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Wool Industry Plugs In To Airport Scanners

NEWS RELEASE
2 DECEMBER 1999

WOOL INDUSTRY PLUGS IN TO AIRPORT SCANNERS

New Zealand scientists are setting the pace internationally in adapting airport luggage scanners to increase the marketability of major exports. New Zealand’s merino wool industry will be the first of several to benefit from the latest scanning technology called Dual Energy X-ray Absorption (Dexa).

The Institute of Geological & Nuclear Sciences Limited (GNS) is working with NZ Pac Ltd, a wholly-owned subsidiary of Merino New Zealand, to measure yield and contaminants in fine wool. The Dexa scanning system will give instant and accurate measurements over whole fleeces without touching them. This will be a milestone for the wool processing industry internationally.

The modified luggage scanner will allow New Zealand’s entire merino clip to be graded as it is processed at NZ Pac’s new wool-handling facility in Christchurch. The facility is rated the most advanced of its type in the world. Its automated measurement and grading systems are expected to enhance the premium position New Zealand merino wool enjoys internationally.

GNS project leader Murray Bartle is working with an American supplier of Dexa luggage scanners to convert the information provided for the customs and security industries into information useful for the fine wool industry. Similar applications are likely to follow for the meat and coal industries.

“ The scanner will give wool yield as a percentage of total fleece weight. It will also pick up contaminants more efficiently than the human eye. This includes pieces of plastic and metal, as well as vegetation and polypropylene string which can be a headache for manufacturers,” Dr Bartle said.

Two years of research by GNS using a standard airport scanner showed that Dexa technology can provide rapid and complete information on the composition and contamination of bulky products, including wool and frozen meat carcasses. Existing quality control methods in the wool, meat, and coal industries involve relatively slow analysis of small samples.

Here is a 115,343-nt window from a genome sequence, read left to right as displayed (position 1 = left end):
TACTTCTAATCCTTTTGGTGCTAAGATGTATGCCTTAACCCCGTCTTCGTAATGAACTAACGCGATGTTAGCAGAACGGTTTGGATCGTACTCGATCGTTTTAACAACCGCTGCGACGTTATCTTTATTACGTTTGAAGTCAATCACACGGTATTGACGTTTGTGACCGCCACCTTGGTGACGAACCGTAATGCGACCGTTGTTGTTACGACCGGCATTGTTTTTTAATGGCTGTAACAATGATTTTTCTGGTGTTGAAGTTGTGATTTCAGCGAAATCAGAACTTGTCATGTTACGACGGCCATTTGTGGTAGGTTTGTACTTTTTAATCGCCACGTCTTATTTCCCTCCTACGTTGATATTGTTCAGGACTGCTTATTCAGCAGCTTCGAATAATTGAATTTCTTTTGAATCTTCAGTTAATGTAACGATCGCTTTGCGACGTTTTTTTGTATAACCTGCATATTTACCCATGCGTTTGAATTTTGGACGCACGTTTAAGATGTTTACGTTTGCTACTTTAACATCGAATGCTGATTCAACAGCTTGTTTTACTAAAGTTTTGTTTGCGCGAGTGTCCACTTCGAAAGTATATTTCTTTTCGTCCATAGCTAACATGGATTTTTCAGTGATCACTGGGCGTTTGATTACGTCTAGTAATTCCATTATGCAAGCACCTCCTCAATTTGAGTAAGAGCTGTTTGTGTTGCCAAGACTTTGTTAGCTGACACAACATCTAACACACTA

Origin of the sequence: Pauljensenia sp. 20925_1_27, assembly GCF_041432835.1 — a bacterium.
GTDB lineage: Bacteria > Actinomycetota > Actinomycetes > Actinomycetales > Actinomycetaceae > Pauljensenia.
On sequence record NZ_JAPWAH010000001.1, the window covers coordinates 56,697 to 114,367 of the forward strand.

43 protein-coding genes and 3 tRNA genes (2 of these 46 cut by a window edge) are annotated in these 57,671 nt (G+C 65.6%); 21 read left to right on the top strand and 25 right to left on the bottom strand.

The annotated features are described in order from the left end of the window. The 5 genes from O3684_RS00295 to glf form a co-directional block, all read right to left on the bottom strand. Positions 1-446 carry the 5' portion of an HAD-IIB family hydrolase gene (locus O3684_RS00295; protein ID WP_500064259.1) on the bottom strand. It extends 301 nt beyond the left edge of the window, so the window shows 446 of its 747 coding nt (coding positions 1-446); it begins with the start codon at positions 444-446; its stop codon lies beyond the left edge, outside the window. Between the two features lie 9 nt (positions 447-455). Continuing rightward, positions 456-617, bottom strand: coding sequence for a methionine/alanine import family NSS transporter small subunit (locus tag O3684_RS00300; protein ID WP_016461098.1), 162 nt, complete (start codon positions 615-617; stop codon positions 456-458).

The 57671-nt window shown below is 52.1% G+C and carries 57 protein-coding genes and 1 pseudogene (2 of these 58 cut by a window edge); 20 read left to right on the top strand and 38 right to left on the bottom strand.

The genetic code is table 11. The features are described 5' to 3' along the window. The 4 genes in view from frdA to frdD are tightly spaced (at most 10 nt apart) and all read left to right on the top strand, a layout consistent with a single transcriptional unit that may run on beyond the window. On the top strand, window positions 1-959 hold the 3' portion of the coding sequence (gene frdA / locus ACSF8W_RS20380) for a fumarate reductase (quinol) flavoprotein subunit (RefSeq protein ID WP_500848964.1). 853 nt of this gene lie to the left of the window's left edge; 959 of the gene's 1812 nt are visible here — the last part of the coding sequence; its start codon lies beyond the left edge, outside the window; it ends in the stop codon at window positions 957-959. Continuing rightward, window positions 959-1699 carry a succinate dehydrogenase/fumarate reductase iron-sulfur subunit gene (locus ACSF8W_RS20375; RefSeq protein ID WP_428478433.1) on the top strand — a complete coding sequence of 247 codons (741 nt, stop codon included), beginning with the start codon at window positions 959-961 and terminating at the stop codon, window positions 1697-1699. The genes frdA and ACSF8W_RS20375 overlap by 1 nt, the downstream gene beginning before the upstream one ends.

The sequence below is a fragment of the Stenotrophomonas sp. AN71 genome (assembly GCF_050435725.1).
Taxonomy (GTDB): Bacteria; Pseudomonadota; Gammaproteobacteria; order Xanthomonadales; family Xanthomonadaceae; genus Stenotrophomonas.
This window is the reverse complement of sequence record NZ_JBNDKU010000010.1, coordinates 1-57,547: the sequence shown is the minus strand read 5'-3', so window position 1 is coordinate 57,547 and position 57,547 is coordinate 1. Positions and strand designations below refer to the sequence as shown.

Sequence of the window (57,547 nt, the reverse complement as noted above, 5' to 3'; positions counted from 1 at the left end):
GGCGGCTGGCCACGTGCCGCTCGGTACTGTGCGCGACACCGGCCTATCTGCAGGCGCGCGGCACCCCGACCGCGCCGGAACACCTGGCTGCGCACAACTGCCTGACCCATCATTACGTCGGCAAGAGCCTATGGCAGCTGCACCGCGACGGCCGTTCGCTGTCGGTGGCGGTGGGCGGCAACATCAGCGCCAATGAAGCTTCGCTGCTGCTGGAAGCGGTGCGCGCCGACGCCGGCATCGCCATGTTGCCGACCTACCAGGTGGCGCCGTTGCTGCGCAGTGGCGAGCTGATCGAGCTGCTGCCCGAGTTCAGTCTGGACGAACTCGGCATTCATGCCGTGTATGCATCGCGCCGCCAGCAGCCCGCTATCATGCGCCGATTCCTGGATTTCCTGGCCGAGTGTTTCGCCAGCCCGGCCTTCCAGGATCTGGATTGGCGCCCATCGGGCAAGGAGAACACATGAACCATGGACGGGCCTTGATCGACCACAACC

“ The speed, accuracy, and efficiency offered by modified luggage scanners will be a boon to many bulk industries where grading and quality control are important.”

Dr Bartle’s team in Lower Hutt is fine-tuning a new Dexa machine to operate in NZ Pac’s Christchurch facility by March 2000. The facility will grade every fleece before shipping to further differentiate New Zealand merino wool from other suppliers.

The hi-tech processing facility will give buyers and manufacturers a more consistent product and farmers will receive more feedback on their breeding programmes and stock management.

GNS became involved with the wool industry in 1993 and took out a provisional patent for grading wool with X-ray scanners when the potential of using Dexa technology became apparent.
The X-ray technology used in luggage scanners is similar to that used in hospitals to measure bone density and as a general diagnostic tool.

The scanner’s versatility is based on the fact that it measures effective atomic number. This means it detects subtle variations in the elements that make up a series of products or objects of the same type.

END

For more information contact:
Murray Bartle
Institute of Geological & Nuclear Sciences Ltd Ph: 04-570-4637 (reception) or 04-570-4655 (direct)
or
Tony Hewitt
NZ Pac Ltd Ph: 03-384-7910 or 021-220-5908
or
John Callan
Institute of Geological & Nuclear Sciences Ltd Ph: 04-570-1444 (reception) or 04-570-4732 (direct)

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